Japanese Soy Sauce

Appears in
On Food and Cooking

By Harold McGee

Published 2004

  • About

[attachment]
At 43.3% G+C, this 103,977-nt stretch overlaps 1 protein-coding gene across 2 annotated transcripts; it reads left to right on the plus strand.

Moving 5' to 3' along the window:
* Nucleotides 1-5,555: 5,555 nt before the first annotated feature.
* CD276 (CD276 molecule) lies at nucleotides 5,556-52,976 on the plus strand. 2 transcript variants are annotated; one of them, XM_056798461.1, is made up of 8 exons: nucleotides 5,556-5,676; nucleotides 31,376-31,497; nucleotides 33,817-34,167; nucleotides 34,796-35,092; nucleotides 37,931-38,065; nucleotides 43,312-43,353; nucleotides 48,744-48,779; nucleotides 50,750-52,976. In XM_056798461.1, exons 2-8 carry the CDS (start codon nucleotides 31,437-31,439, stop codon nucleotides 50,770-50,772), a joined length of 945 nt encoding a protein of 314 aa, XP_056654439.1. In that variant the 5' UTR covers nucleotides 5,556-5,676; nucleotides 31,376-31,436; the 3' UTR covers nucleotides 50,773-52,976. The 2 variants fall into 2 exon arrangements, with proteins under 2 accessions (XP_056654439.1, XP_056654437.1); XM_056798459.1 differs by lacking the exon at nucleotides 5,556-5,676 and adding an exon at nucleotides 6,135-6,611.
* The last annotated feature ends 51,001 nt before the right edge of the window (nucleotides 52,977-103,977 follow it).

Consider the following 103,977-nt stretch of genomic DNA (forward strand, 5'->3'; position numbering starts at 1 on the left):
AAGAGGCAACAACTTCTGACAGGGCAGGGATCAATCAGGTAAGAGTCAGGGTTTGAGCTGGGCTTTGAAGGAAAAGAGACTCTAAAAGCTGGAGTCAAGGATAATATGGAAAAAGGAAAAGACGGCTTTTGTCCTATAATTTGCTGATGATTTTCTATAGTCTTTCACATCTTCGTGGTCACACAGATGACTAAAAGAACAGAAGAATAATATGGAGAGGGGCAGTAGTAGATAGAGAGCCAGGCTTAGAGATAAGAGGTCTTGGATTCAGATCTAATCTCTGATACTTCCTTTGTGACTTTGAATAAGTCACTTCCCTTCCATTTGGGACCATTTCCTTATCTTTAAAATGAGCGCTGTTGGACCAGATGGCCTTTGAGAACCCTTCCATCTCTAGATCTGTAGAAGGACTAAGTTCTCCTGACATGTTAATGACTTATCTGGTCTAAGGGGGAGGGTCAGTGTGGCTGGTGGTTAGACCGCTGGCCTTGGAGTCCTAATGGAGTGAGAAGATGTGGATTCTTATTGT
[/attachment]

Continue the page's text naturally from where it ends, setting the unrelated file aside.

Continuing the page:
Most of the soy sauce sold in the West is made in Japan or in the Japanese style, which is summarized in the box. During the initial brief fermentation, the Aspergillus mold produces enzymes that will break down wheat starch into sugars, wheat and soy proteins into amino acids, and seed oils into fatty acids. Then during the longer main fermentation, these enzymes do their work; yeasts produce alcohol and a range of taste and aroma compounds; and bacteria produce lactic, acetic, and other acids, and yet other aromas. Over time, the various enzymes and microbial products also react with each other, the sugars and amino acids forming roasty-smelling pyrazines, acids and alcohols combining to form fruity esters. The high-temperature pasteurization develops yet another layer of flavor by encouraging browning reactions between amino acids and sugars. The result is a liquid that’s salty, tart, sweet, savory (from a high concentration of amino acids, mainly glutamic acid), with a rich aroma. Several hundred aroma molecules have been identified in soy sauce, with roasty compounds (furanones and pyrazines), sweet maltol, and a number of meaty sulfur compounds among the more prominent. All in all, soy sauce is a concentrated, mouth-filling liquid, a versatile flavor enhancer for other foods.